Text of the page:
Steve intersperses the courtroom scene with an excerpt from his diary. He comments on his hatred of jail, and his need to record experiences in his journal as a way to keep himself occupied. The story transitions again to the interior of the courtroom. Wendell Bolden takes the stand, and he explains that Bobo informed him of the incident involving Mr. Nesbitt. The courtroom scene is interrupted by one of Steve’s flashbacks in which he is sitting on a stoop on 141st Street. He is joined by James King. James talks about his money problems, and he begins to fantasize about committing a robbery so that he can make ends meet.
The audience is introduced to Steve Harmon, the narrator and protagonist of the story. From the opening sentences, we learn that Steve is vulnerable and afraid. As a minor in an adult prison, Steve is both susceptible to violence and adjusting to his separation from home. Steve is reactive to his circumstance. However, he is unable to express himself due to his fear of abuse and assault.
Steve’s decision to value his physical safety over his emotional health references Maslow’s hierarchy of needs. Proposed by psychologist Abraham Maslow in 1943, Maslow’s hierarchy of needs is a theory that attempts to explain human behavior based on needs. It is most often depicted as hierarchical levels within a pyramid. Needs in the lower parts of the hierarchy must be fulfilled before individuals can focus on satiating the higher needs. From the bottom up, the needs are: physiological, safety, love and belonging, esteem, and self-actualization.
While living at home with his family, Steve’s physical safety was never threatened. As a result, Steve was able to explore his emotions and develop creatively. When Steve’s environment changes abruptly, he must readjust how he fulfills his needs. Although Steve desires love and belonging, he is unable to indulge this desire because his physical safety is jeopardized. Steve has a difficult time reconciling how his entire structure of thinking and operating changes once in prison.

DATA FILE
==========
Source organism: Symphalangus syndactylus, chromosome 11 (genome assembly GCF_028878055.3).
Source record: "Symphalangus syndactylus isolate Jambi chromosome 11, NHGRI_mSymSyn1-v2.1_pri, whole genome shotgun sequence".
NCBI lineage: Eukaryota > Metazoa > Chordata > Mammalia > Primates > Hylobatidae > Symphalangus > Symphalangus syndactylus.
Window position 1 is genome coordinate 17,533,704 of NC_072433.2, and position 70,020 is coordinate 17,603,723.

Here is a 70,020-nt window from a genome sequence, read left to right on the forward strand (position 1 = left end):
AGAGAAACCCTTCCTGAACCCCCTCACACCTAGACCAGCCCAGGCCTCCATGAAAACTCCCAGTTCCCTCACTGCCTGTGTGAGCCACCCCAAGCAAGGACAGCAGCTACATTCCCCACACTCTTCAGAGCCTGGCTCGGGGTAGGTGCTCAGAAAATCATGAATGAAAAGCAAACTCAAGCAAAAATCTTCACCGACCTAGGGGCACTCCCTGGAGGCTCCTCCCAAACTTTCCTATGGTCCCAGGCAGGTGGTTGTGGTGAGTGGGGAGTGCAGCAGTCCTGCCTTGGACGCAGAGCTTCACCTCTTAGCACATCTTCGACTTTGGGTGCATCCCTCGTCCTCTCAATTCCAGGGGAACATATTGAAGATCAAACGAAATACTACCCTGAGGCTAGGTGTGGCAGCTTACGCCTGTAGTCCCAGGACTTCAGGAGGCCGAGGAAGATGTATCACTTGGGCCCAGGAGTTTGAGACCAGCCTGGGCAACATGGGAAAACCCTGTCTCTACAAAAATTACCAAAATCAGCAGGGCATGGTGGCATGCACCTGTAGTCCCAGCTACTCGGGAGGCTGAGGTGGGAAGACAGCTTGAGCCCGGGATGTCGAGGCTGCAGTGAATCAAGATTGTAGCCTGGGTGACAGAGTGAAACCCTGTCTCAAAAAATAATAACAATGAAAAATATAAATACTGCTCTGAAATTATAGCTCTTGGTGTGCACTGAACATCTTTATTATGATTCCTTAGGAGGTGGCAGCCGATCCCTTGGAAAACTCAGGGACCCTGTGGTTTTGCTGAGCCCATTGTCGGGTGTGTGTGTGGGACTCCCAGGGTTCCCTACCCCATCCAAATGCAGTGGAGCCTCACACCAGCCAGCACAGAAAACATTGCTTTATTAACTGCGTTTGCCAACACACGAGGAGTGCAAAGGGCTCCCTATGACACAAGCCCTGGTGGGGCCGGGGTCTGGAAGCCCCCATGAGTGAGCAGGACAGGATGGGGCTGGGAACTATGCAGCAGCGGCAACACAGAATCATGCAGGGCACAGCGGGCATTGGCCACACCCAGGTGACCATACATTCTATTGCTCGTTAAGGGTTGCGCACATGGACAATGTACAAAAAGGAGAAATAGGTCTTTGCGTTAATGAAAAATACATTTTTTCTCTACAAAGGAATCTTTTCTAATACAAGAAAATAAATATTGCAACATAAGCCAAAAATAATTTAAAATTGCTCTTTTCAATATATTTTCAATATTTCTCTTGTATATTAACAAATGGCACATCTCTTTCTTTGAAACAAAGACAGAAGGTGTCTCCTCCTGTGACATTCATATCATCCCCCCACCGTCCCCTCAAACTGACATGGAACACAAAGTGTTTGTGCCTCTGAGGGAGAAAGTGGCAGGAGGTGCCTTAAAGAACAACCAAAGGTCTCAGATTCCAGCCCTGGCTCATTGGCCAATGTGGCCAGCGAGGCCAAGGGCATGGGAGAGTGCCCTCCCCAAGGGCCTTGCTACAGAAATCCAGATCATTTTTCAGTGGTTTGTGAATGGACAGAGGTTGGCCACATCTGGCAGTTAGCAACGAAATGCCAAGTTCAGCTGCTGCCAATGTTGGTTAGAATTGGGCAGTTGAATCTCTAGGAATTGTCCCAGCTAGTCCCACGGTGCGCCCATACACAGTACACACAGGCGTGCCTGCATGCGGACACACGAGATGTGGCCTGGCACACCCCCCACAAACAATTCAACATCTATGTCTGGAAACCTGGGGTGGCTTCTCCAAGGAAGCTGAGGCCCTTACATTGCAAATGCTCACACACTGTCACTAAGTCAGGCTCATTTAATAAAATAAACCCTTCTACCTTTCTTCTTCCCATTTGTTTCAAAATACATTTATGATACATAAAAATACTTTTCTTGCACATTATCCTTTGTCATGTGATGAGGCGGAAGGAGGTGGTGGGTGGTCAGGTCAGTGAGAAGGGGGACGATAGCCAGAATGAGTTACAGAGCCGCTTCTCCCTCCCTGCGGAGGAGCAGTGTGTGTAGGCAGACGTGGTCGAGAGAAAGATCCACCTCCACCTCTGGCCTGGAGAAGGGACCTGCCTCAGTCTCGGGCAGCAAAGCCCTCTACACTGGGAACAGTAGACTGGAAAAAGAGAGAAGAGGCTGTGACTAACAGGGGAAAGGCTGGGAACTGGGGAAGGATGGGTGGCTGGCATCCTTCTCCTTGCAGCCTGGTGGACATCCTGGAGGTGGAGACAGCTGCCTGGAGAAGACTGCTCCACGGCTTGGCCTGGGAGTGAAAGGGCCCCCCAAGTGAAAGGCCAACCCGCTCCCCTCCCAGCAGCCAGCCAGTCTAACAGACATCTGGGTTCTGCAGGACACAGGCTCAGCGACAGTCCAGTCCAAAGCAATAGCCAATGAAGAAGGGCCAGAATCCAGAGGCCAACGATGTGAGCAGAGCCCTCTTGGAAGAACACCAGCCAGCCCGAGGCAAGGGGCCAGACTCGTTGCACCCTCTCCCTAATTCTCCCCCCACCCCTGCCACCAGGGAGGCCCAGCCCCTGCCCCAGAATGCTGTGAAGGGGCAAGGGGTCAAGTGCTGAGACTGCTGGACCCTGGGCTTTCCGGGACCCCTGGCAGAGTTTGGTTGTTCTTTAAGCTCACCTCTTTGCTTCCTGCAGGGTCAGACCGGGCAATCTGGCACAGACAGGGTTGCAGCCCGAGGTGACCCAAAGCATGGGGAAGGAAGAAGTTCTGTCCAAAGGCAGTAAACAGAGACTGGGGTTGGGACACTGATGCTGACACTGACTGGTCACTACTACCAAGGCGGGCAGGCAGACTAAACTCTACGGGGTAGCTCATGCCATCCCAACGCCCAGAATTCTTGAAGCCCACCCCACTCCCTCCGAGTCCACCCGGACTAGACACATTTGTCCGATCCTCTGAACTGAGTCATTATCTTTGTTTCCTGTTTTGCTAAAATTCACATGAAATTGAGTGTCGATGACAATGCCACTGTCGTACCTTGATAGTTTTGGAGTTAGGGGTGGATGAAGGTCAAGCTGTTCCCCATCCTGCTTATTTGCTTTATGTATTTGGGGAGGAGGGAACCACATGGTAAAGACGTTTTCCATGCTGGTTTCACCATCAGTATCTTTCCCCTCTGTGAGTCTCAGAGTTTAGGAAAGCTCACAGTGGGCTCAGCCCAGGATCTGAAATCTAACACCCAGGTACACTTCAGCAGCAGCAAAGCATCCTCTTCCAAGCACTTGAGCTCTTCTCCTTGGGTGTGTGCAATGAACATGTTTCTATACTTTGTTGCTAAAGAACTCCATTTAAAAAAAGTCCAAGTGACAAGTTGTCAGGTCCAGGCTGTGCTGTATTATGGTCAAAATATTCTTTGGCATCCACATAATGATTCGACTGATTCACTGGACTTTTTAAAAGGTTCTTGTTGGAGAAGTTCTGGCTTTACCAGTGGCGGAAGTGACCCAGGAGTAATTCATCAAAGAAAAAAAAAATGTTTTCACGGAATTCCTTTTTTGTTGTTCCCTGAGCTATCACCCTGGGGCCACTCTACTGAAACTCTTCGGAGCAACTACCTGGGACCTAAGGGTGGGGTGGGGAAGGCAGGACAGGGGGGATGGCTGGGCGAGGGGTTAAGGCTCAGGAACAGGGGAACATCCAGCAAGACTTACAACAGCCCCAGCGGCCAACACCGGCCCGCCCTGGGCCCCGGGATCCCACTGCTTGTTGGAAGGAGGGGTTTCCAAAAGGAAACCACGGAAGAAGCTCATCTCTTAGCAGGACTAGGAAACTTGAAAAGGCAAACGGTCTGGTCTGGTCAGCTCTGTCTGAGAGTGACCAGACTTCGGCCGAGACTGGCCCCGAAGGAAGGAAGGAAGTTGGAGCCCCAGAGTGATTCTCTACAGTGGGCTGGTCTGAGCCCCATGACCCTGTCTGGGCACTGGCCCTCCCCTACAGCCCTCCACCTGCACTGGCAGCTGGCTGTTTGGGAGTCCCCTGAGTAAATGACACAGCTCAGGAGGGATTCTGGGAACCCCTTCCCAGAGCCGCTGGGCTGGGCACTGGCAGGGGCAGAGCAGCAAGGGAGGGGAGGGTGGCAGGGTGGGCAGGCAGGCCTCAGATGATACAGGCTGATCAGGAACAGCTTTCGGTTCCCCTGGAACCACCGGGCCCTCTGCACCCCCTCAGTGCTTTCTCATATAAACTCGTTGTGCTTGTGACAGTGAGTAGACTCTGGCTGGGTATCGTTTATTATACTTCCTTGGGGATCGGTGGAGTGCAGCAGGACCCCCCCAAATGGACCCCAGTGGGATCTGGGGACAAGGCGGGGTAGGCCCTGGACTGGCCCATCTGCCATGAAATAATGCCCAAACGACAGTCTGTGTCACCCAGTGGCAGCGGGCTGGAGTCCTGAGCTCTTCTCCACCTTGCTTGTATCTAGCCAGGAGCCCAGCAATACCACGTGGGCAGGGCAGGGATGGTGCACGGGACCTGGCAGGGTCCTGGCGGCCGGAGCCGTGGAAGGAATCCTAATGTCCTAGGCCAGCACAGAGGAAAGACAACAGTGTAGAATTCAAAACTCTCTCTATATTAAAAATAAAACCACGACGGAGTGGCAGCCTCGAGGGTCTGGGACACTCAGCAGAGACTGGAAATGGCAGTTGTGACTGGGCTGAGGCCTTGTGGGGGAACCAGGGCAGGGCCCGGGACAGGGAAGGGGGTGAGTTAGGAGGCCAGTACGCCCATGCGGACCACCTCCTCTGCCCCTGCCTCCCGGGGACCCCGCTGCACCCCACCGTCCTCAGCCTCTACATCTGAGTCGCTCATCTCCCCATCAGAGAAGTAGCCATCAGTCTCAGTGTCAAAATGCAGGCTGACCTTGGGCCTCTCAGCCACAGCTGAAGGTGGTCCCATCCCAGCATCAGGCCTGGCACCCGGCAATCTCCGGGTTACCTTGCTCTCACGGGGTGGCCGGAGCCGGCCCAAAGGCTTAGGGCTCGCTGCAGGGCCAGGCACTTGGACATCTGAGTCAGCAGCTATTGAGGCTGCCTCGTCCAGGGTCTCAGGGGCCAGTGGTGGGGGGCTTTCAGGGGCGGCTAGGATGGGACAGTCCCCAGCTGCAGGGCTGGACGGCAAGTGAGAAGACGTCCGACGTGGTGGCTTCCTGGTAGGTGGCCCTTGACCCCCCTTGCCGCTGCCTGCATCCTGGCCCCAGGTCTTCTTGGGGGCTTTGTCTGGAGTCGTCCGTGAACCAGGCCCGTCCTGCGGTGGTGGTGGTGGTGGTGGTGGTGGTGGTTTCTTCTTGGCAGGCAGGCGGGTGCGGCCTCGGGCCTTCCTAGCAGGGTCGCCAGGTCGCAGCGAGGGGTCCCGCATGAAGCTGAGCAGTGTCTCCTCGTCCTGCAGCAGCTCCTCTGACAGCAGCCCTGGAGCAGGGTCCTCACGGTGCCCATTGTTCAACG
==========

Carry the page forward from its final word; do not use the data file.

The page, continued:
Also in the novel’s opening, author Walter Dean Myers introduces the motif of night. Throughout the story, nighttime terrorizes Steve. In literature, nighttime typically symbolizes death, darkness, and loss of faith. Alone in his jail cell at night, Steve must confront his feelings of loneliness and abandonment. Steve’s fear of the night is further developed when he explains his persistent nightmares.
Although Steve is afraid of nighttime, it also gives him a sense of invisibility. In his invisibility, Steve is able to use crying as an emotional release. He finds a sense of comfort in letting his guard down. As the section continues, we learn more about Steve’s background and his impending trial. Steve must grapple with a total loss of control, as he cannot have free agency in prison. In addition, Steve’s entire future is in the hands of strangers. These circumstances magnify his anxiety. Steve is able to cope with his emotions by chronicling his experiences as a screenplay. In this way, art becomes a form of therapy for the protagonist.